Spin Control

Lege to pot businesses: No tax breaks for you

OLYMPIA -- Legal marijuana growers in Washington will not get any of the tax breaks other farmers get, under a bill passed today by the Legislature.

The House gave final passage to a bill that makes marijuana farming different from any other agricultural product, and not eligible for various exemptions or credits for business and occupation, sales or utility taxes. 

Thousands of would-be pot growers have applied for licenses and the Liquor Control Board, which regulates recreational marijuana under Initiative 502, began awarding licenses last week. They'll have to make their new operations work without the kind of tax help the state gives many other new industries.

House Finance Committee Chairman Reuven Carlyle, D-Seattle, said other agricultural producers get help to keep them competitive with farmers in other states, which also offer tax breaks. But marijuana farmers won't have that kind of competition, because growing marijuana remains illegal in most other states, he said.

If the marijuana industry needs help down the road, the Legislature can always consider tax breaks in a future session, Carlyle said.

But legal marijuana growers do have competition, Rep. Cary Condotta, R-East Wenatchee, said, from illegal growers who pay no taxes or fees to the state. Without tax breaks, legal recreational marijuana  might be so expensive that people won't switch from the black market, and the system the state sets up will be "destined for failure."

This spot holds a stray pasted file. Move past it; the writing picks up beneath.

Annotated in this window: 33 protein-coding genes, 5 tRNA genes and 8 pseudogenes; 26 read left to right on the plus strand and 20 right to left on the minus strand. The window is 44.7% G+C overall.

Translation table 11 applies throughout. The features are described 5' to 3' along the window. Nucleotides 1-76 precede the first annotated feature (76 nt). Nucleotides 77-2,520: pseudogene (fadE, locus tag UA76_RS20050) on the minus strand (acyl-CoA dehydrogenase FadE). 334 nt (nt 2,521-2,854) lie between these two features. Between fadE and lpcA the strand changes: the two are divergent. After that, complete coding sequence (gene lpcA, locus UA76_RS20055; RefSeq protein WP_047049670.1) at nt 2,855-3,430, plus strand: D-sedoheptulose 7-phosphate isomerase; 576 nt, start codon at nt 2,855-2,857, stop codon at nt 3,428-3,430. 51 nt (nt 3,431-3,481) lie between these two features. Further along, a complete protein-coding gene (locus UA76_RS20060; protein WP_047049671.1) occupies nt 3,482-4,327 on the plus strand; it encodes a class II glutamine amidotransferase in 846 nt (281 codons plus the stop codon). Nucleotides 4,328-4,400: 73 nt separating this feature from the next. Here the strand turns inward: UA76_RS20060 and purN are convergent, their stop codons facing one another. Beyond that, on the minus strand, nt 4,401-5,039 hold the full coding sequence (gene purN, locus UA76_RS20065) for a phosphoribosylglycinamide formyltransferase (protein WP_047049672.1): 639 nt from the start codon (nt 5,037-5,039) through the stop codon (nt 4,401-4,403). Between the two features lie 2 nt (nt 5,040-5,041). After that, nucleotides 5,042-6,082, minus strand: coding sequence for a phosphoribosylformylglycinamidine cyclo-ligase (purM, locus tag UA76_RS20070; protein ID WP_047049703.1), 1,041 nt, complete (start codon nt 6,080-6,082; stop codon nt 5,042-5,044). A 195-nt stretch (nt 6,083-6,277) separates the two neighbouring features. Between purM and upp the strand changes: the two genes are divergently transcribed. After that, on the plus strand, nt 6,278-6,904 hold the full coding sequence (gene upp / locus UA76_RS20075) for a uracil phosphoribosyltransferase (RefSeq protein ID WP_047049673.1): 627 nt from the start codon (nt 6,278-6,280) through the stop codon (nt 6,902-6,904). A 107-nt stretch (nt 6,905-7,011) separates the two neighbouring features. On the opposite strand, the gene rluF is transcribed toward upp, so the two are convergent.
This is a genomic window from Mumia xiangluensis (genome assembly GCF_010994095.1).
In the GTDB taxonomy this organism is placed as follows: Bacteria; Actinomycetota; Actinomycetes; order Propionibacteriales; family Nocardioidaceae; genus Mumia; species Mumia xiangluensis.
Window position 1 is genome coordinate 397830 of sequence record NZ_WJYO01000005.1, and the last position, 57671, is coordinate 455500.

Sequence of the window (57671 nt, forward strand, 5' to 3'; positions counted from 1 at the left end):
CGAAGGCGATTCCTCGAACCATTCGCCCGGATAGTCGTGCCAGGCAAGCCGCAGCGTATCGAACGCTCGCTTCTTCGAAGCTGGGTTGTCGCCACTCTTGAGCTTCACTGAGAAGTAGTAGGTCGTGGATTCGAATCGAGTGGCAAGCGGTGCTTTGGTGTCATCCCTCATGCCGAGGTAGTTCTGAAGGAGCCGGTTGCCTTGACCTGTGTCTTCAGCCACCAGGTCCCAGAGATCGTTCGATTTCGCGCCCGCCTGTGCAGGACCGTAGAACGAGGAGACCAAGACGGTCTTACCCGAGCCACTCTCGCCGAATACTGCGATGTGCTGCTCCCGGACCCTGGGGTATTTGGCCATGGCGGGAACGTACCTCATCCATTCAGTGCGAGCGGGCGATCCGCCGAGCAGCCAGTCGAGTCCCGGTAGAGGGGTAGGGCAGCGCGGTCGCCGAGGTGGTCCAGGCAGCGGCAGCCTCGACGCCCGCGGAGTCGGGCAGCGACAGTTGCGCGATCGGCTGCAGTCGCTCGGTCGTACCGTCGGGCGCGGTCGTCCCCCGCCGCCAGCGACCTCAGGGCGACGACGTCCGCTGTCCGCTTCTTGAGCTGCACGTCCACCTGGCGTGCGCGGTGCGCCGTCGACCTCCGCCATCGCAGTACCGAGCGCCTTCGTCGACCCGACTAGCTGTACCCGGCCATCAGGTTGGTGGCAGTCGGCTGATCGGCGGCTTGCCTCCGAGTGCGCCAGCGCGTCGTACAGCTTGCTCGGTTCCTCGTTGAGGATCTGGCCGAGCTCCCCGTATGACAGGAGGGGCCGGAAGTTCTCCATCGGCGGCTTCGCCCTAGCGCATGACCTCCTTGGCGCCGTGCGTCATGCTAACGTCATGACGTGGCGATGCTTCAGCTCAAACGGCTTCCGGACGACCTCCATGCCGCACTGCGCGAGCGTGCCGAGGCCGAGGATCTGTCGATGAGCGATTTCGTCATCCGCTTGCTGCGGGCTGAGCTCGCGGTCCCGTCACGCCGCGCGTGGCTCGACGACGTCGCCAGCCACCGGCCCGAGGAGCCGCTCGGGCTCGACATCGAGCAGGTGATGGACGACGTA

Legal growers will get no breaks from the state or federal government and pay a 25 percent excise tax on sales to processors, who will pay a 25 percent tax on sales to retail stores. The stores will add another 25 percent excise tax, plus a sales tax, to consumers.

An estimate by the Office of Financial Management said will collect some $25 million over 10 years on the taxes that marijuana businesses will pay, that many other businesses don't.

The bill passed on a 55-42 vote, Speaker Pro Tem Jim Moeller ruled it didn't need a two-thirds supermajority because it didn't change any provision of I-502.




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